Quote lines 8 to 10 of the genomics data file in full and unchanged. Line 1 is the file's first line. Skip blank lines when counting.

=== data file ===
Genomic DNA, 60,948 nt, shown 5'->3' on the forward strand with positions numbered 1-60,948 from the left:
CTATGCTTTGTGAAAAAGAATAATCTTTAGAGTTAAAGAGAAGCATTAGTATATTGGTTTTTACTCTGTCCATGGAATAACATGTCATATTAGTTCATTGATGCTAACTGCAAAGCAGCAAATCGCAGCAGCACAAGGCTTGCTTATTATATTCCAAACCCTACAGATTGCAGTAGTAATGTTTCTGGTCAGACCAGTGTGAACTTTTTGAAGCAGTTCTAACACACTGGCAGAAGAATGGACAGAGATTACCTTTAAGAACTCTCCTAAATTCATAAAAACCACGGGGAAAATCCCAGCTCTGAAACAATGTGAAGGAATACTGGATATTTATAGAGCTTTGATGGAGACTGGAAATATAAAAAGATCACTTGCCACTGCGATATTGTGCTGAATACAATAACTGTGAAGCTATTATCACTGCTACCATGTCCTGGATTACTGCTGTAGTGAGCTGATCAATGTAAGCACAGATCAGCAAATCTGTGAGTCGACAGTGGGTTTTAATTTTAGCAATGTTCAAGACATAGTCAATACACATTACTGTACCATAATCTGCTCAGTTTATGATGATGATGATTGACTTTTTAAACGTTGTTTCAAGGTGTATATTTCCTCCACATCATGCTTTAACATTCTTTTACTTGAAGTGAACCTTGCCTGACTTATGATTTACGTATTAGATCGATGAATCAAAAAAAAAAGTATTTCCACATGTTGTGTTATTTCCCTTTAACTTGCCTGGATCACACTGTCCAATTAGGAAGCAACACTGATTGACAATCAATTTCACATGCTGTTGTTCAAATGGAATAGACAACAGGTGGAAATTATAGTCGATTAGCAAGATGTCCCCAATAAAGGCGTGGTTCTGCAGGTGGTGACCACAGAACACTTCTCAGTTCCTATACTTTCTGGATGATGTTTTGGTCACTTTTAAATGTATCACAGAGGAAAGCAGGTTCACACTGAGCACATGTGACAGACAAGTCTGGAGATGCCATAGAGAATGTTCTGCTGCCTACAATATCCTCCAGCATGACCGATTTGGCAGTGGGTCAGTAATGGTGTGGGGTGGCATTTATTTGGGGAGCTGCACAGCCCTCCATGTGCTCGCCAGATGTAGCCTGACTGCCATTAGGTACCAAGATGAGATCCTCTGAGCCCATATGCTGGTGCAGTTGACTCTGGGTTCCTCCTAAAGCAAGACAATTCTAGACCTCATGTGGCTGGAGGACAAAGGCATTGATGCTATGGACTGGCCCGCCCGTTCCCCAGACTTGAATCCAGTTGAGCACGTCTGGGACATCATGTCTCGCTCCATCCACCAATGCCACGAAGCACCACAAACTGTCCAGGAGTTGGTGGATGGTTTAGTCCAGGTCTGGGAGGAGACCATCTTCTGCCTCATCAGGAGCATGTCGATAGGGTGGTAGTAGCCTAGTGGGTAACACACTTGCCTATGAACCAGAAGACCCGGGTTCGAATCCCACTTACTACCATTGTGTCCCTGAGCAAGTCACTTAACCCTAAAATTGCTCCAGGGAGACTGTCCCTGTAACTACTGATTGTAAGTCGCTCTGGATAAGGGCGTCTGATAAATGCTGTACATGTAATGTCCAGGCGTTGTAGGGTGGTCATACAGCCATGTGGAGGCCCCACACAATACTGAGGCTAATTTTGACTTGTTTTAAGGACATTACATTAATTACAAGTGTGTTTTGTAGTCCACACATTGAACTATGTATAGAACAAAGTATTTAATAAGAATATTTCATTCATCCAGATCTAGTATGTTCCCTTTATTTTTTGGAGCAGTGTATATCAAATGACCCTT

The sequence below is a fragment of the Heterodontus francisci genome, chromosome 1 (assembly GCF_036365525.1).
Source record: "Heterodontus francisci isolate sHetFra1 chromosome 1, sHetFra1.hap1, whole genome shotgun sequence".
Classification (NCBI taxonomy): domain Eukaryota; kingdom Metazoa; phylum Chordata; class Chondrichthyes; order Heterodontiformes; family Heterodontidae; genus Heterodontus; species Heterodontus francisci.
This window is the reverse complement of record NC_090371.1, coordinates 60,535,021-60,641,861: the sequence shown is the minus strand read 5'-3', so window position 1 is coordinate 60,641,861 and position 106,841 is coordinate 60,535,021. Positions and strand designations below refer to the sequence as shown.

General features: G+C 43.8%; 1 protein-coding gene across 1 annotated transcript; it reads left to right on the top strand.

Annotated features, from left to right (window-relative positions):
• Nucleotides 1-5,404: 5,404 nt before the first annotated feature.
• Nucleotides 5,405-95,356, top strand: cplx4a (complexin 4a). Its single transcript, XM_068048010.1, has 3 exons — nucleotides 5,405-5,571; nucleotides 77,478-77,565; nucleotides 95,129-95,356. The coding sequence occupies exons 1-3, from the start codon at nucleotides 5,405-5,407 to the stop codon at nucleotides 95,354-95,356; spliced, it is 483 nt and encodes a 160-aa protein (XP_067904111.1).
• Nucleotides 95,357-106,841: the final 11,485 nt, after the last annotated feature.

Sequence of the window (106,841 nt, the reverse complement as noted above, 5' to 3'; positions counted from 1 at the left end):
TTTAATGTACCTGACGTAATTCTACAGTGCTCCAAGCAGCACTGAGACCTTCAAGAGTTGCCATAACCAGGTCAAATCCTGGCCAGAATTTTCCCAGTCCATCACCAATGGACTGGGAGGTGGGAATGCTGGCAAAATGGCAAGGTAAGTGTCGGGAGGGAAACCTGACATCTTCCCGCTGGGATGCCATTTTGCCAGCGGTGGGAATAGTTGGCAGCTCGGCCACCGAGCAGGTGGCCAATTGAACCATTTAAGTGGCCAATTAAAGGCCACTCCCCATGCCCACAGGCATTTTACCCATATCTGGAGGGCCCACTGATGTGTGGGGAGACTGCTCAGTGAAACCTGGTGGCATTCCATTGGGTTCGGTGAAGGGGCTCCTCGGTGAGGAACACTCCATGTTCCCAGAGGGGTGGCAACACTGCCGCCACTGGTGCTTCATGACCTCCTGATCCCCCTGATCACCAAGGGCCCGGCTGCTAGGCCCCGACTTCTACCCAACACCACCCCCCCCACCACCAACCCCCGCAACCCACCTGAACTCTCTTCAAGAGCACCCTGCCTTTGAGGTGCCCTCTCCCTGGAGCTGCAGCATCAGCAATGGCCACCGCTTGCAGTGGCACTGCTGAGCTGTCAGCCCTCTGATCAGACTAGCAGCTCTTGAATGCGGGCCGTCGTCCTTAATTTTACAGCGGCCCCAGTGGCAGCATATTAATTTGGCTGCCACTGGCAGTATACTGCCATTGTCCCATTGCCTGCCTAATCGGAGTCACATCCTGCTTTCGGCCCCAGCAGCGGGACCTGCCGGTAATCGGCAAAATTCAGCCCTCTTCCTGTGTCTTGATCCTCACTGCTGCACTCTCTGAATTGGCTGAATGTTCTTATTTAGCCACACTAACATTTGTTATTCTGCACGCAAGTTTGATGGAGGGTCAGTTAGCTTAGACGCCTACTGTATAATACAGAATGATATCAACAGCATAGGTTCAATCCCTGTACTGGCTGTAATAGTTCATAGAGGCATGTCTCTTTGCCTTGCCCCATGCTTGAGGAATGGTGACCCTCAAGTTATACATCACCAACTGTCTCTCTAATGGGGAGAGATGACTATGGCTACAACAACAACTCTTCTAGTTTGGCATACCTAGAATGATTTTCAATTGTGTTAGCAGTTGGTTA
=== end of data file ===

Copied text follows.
Annotated features, from left to right (window-relative positions):
• Nucleotides 1-5,404: 5,404 nt before the first annotated feature.
• Nucleotides 5,405-95,356, top strand: cplx4a (complexin 4a). Its single transcript, XM_068048010.1, has 3 exons — nucleotides 5,405-5,571; nucleotides 77,478-77,565; nucleotides 95,129-95,356. The coding sequence occupies exons 1-3, from the start codon at nucleotides 5,405-5,407 to the stop codon at nucleotides 95,354-95,356; spliced, it is 483 nt and encodes a 160-aa protein (XP_067904111.1).